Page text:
What could have been: How Panoz almost missed out on its talisman

The Panoz GT programme wasn't a fashionable pick for an ex-Formula 1 driver in 1997, and McLaren appeared a much better bet for David Brabham. But against the odds, he linked up with the American marque and forged a winning partnership that would last for over half a decade

What could have been: How Panoz almost missed out on its talisman

Do you prefer the McLaren F1 GTR or Panoz GTR-1? Both 1990s cars are now fondly remembered, but you’d probably not have thought twice about which one you’d rather drive heading into the 1997 FIA GT Championship.

David Brabham was in that sort of position and it seemed like an easy decision. The short-tailed competition version of Gordon Murray’s F1 had won the BPR Global GT Series in both 1995 and 1996, while Brabham had taken the All-Japan GT title with John Nielsen in their Team Lark McLaren. The Panoz didn’t have the engine in the ‘right’ place…

“I remember seeing an article in Autosport about this front-engined GT,” recalls Brabham. “I thought, ‘My dad showed everyone that the engine should be in the back. I’ll never drive one.’”

McLaren was developing the long-tailed F1 GTR and competition boss David Clark seemed keen on doing a deal with Brabham, but negotiations did not run smoothly.

“David Price [in charge of the Panoz team] was on my back about driving the Panoz,” adds Brabham, now 55. “When it came to it McLaren said, ‘We want you to drive but we’re not paying.’ So I picked up the phone to Pricey.”

A deal was done but McLaren tried contacting Brabham while he was on holiday: “A fax came through with an offer with money. I said, ‘My word is my word’ and that I’d signed elsewhere.”

Initially, it seemed that Brabham had chosen badly. While the McLaren won five of the 11 FIA GT races and Steve Soper/JJ Lehto narrowly missed out on the crown to Mercedes driver Bernd Schneider, the Panoz proved troublesome. Together with Perry McCarthy, Brabham scored just one podium on a wet day at Sebring.

McLaren initially looked to have been the better bet in 1997, winning four of the first five races in the FIA GT championship - only to withdraw at season's end

McLaren initially looked to have been the better bet in 1997, winning four of the first five races in the FIA GT championship - only to withdraw at season's end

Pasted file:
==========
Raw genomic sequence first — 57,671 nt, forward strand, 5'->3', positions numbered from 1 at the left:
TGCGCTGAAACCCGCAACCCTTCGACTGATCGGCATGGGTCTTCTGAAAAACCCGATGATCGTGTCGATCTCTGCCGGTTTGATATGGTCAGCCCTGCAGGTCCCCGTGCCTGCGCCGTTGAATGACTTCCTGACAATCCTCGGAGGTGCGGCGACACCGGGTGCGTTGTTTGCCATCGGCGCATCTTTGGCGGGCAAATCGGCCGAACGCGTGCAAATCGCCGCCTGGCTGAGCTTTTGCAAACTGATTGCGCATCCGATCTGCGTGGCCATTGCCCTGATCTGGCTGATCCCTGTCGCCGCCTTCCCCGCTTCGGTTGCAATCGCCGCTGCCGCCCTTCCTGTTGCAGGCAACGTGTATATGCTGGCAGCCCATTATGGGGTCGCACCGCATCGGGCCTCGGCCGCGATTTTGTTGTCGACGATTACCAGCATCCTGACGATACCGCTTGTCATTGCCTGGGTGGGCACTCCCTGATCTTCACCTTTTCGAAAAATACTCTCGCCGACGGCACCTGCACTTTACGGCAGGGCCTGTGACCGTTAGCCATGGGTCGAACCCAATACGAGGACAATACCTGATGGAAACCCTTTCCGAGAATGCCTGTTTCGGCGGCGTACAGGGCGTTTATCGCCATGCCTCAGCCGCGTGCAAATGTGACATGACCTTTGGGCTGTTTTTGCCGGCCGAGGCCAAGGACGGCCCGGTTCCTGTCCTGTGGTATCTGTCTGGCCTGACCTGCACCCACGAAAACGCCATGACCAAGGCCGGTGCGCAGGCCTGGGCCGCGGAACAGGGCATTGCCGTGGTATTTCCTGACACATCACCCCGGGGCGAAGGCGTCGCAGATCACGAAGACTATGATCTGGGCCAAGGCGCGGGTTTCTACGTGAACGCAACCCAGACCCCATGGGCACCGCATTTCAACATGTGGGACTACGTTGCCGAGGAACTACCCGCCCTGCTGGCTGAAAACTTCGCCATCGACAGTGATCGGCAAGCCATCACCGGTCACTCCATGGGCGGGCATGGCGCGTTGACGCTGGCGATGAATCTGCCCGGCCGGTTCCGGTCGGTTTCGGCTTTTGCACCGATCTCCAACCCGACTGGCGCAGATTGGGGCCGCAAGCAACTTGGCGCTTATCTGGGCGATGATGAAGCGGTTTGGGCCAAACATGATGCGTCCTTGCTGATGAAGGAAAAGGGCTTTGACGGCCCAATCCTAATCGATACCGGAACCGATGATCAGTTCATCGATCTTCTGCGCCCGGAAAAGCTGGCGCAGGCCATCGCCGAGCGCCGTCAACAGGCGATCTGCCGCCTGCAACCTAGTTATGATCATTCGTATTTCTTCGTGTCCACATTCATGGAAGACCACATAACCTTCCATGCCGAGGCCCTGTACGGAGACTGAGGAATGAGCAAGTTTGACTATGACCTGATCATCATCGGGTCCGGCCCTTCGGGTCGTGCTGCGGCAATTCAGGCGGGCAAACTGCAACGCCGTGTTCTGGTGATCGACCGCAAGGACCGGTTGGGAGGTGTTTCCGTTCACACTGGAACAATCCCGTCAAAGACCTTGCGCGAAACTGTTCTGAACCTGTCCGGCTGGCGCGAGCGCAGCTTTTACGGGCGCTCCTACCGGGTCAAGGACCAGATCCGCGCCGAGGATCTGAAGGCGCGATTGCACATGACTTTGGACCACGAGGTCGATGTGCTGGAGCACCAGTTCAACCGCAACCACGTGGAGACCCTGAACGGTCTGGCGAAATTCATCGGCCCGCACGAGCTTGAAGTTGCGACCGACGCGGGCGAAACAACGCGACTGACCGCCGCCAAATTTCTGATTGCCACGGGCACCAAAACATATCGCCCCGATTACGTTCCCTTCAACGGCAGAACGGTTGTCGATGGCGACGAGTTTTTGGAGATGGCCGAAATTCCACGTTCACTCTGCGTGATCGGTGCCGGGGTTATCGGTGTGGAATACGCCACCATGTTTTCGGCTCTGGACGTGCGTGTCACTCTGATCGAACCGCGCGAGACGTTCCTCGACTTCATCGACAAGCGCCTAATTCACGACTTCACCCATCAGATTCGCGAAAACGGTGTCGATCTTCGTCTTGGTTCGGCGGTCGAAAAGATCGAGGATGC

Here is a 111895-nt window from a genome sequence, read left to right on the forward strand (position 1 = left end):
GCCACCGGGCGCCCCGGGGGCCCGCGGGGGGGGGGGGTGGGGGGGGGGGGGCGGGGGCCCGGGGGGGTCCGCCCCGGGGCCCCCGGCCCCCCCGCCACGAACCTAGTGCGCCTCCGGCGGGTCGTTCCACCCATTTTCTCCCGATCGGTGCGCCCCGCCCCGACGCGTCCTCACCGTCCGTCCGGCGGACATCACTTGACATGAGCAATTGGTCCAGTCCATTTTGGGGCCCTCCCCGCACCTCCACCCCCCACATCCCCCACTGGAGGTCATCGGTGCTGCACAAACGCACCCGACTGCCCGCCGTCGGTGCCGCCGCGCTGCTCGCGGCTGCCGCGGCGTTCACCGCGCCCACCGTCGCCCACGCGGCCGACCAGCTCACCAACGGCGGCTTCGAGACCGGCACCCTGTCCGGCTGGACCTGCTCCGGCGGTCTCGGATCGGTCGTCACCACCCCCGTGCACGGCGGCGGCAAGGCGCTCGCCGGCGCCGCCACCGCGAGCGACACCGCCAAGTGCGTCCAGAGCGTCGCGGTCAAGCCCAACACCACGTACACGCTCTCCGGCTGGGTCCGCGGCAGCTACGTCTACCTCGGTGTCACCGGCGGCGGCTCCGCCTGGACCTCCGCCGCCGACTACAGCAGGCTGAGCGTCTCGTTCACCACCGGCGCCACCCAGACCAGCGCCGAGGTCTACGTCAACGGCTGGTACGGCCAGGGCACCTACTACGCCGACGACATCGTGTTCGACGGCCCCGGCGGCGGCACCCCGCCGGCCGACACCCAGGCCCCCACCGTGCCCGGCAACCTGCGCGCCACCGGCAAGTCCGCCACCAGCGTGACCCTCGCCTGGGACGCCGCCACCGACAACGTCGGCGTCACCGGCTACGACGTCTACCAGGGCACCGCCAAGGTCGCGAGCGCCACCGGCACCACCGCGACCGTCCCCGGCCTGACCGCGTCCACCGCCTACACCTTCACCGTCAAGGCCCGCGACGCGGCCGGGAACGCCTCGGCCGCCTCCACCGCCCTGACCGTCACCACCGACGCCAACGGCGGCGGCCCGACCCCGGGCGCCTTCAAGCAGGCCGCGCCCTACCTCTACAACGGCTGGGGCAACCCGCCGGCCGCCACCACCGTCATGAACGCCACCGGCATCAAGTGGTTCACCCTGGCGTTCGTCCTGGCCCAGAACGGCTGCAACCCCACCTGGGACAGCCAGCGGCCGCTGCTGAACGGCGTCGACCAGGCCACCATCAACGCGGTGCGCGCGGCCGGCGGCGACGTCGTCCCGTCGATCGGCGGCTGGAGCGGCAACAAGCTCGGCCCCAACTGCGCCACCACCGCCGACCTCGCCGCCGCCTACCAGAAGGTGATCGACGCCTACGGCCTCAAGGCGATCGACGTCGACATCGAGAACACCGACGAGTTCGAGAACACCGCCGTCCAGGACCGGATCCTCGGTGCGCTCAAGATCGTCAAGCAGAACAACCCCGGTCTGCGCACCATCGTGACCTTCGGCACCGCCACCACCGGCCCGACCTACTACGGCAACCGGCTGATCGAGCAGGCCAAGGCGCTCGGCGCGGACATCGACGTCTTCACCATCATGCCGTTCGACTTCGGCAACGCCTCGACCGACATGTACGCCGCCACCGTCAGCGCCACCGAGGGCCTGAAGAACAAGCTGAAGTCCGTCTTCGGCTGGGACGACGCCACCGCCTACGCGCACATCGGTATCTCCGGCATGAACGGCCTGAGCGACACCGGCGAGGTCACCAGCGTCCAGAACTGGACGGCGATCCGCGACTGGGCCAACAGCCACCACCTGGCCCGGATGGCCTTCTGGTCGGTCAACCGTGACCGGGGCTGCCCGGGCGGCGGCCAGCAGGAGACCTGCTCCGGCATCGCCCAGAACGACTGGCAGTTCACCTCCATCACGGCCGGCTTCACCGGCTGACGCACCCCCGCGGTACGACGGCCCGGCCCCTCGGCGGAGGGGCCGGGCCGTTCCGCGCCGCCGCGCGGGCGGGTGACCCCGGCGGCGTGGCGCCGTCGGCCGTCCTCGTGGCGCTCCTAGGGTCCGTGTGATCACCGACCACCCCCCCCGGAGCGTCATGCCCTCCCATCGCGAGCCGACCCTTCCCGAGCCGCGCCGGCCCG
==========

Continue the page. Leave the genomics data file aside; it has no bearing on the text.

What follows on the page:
Photo by: Motorsport Images

That required a bit of luck too - having qualified only 12th, DPR had timed its switch to wets perfectly and Brabham had risen to third, but didn't look likely to stay there. A delayed Lehto “ate into McCarthy's lead sometimes by as much as 10 seconds per lap,” reported Autosport, before the car caught fire.

“Lehto's retirement meant that McCarthy and Panoz hung on to third, a remarkable result for a marque that had been aiming, or perhaps hoping, for a solitary point from the US trip,” reckoned Autosport. Brabham, for his part, said the surprising result “feels like we won the race today”.

"That [McLaren] programme did a year and then they pulled out so I picked the right horse" David Brabham

But amid increasing domination from Mercedes, McLaren withdrew at the end of 1997.

“That programme did a year and then they pulled out so I picked the right horse,” reckons Brabham. “The Panoz was fraught with problems but early on I thought close-up that it looked like a racing car and had potential.”

The Australian ended up staying with the Panoz operation for six years as the GTR-1 evolved into the open-top LMP Roadster and beyond.

He switched to DAMS for 1998 and fought the uneven struggle against Mercedes in FIA GTs - scoring two podiums with Eric Bernard at Hockenheim and Dijon as Mercedes won all 10 races before the championship imploded - but it was America where Brabham would have his greatest successes with Panoz.

Brabham remained with Panoz through its move into open-top prototypes, beginning with the LMP-1 Roadster S in 1999

Brabham remained with Panoz through its move into open-top prototypes, beginning with the LMP-1 Roadster S in 1999

Photo by: Motorsport Images

Winning the GT class at Sebring in 1998 alongside Andy Wallace, he and Bernard finished runner-up in the 1999 American Le Mans Series with victories at Portland and Petit Le Mans (joined by Wallace) over the Le Mans-conquering BMW V12 LMR, the first of seven racked up with the distinctive-looking machine.

In 2001 and 2002, Brabham and Jan Magnussen twice inflicted unlikely defeats of the legendary Audi R8, doing his reputation no harm at all, and he finally departed the programme to join Bentley for 2003.

A series of minor glitches meant he, Johnny Herbert and Mark Blundell missed out on a Le Mans 24 Hours victory to the sister car featuring Tom Kristensen, but Brabham would finally emulate brother Geoff's 1993 success with Peugeot by scoring a long overdue outright win - having taken GT1 class honours with Aston Martin in 2007 and 2008 - in 2009, also with Peugeot.

Petit Le Mans victory in 1999 was one of the high-points in Panoz's racing history

Petit Le Mans victory in 1999 was one of the high-points in Panoz's racing history

Photo by: Motorsport Images

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